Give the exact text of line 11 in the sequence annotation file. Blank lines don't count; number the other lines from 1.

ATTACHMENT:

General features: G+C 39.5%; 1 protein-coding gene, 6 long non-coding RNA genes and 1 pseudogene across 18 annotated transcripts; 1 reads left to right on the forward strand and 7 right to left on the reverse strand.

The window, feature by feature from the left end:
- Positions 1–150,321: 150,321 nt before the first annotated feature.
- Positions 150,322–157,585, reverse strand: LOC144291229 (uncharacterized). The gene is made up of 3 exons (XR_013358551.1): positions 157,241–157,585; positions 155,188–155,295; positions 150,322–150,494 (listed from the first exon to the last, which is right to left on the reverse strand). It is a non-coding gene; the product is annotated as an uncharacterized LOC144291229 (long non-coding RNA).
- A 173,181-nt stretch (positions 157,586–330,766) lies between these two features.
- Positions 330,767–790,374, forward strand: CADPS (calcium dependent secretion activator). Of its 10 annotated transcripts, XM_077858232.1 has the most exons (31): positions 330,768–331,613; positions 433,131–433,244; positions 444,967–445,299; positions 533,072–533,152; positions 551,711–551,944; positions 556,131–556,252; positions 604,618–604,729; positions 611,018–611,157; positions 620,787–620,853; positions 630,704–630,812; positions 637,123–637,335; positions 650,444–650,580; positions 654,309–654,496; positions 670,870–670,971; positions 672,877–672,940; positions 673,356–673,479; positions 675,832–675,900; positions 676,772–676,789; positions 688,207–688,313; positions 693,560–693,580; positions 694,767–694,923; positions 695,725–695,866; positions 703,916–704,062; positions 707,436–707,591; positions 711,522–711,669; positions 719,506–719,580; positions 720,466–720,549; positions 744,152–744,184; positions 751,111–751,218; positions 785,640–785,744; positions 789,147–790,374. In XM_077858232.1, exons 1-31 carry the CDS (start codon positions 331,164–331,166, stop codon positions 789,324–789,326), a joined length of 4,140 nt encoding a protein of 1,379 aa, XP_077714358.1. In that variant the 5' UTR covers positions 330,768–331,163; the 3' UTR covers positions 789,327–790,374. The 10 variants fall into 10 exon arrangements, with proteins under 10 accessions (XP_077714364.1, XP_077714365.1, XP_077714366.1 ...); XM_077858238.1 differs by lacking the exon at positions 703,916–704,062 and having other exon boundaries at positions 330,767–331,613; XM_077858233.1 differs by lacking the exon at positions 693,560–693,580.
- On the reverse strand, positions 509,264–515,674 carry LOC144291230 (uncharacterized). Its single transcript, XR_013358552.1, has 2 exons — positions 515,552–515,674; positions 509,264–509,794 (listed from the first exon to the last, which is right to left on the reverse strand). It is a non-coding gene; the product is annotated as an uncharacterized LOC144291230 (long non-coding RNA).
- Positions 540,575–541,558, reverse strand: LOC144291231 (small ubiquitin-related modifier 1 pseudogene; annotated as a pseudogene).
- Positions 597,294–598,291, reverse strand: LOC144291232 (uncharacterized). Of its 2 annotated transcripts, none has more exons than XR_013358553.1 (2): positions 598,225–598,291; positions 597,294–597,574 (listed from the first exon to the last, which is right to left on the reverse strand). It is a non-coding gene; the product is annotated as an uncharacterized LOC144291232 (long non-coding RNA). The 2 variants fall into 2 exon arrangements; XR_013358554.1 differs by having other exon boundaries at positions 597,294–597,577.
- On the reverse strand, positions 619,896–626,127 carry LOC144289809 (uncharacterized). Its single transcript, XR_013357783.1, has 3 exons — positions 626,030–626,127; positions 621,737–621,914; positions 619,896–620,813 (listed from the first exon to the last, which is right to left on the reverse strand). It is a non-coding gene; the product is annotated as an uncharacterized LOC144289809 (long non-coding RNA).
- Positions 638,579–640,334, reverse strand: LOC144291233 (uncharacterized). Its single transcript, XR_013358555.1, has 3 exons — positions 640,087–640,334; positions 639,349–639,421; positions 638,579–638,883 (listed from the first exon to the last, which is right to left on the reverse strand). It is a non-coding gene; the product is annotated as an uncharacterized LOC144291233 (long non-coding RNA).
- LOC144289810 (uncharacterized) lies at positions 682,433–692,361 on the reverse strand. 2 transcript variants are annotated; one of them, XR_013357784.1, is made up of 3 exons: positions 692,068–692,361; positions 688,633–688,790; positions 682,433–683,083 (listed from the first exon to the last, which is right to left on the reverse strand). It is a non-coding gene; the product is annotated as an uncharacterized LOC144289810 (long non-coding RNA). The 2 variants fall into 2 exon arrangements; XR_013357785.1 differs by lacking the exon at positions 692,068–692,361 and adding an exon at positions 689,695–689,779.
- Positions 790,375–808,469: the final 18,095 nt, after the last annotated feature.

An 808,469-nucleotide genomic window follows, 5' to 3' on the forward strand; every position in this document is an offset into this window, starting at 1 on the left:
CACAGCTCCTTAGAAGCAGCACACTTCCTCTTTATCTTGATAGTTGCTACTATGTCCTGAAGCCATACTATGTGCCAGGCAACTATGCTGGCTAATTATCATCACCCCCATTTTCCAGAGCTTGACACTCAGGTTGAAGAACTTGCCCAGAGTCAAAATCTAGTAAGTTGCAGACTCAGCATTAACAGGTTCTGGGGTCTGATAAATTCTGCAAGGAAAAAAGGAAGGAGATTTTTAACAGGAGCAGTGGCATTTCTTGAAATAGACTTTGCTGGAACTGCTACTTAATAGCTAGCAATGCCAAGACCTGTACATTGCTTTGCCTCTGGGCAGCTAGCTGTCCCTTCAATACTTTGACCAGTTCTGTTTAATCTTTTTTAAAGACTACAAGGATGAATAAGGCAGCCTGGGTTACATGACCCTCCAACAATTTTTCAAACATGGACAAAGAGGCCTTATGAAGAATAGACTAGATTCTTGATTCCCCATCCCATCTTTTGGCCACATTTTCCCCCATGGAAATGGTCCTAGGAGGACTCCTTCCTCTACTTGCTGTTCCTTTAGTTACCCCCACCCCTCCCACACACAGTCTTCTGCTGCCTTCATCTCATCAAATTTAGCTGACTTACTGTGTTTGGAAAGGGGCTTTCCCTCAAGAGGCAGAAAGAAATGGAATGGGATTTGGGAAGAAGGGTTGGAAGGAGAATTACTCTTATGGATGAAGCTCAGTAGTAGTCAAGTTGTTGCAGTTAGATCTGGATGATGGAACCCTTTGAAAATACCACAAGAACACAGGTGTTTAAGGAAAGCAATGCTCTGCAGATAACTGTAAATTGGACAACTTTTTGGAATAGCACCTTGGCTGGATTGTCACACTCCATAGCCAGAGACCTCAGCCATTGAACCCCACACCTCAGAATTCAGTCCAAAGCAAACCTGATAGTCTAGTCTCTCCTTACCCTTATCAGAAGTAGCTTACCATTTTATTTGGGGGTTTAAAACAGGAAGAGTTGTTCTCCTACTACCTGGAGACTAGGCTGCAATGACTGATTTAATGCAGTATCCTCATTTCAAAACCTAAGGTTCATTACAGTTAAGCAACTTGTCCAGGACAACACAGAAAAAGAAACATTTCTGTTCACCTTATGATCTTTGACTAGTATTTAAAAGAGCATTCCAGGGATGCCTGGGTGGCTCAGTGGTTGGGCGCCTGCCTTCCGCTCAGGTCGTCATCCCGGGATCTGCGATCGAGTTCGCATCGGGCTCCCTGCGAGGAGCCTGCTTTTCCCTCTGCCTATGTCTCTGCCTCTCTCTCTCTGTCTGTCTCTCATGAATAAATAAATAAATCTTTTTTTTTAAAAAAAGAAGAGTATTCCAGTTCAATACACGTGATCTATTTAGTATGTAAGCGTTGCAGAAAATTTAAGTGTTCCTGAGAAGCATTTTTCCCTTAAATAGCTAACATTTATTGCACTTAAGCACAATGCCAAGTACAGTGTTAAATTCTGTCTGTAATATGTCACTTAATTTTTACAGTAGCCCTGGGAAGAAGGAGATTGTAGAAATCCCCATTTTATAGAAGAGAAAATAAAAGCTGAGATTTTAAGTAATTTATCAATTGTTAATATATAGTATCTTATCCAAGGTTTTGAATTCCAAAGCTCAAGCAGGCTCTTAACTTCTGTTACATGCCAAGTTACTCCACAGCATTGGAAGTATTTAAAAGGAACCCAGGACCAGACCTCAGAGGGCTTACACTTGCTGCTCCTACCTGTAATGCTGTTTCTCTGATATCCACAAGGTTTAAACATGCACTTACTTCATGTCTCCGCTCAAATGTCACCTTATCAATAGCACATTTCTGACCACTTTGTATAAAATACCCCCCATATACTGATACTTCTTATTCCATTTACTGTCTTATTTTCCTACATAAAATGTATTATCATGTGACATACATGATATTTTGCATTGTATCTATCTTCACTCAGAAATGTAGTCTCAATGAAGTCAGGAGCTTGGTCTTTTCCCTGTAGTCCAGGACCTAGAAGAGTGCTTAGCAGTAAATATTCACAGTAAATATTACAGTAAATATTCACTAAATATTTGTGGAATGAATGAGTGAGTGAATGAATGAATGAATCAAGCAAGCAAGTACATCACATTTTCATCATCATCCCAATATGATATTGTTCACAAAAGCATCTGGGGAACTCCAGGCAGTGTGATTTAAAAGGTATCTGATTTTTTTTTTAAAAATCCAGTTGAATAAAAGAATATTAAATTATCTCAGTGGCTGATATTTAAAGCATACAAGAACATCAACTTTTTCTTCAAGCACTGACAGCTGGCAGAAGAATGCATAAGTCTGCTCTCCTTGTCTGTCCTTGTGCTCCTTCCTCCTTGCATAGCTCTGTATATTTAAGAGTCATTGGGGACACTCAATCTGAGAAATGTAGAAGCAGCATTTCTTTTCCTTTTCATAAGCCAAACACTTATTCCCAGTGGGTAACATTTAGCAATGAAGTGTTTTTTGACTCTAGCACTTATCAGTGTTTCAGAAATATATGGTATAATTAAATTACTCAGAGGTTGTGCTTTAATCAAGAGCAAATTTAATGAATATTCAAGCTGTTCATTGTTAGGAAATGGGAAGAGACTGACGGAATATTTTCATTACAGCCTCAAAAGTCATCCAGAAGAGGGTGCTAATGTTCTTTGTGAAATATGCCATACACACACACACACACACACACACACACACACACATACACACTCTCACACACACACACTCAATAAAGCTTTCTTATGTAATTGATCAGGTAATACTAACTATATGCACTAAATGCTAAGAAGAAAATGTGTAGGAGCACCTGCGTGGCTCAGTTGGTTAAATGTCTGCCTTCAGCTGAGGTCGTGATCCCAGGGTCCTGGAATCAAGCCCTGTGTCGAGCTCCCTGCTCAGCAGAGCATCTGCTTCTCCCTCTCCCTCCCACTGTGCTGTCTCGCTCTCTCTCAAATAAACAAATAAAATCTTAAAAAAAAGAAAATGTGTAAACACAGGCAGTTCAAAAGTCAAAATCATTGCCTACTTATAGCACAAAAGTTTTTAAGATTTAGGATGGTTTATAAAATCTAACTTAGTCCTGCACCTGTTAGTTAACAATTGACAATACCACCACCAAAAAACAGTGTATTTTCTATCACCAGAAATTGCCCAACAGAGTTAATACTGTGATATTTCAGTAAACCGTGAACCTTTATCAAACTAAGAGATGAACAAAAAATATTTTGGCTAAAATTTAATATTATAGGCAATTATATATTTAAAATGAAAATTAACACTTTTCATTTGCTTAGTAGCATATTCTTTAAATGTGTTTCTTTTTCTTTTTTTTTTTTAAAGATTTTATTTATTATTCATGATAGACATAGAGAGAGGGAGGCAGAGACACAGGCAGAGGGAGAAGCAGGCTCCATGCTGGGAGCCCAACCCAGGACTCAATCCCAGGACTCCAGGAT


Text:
- Positions 638,579–640,334, reverse strand: LOC144291233 (uncharacterized). Its single transcript, XR_013358555.1, has 3 exons — positions 640,087–640,334; positions 639,349–639,421; positions 638,579–638,883 (listed from the first exon to the last, which is right to left on the reverse strand). It is a non-coding gene; the product is annotated as an uncharacterized LOC144291233 (long non-coding RNA).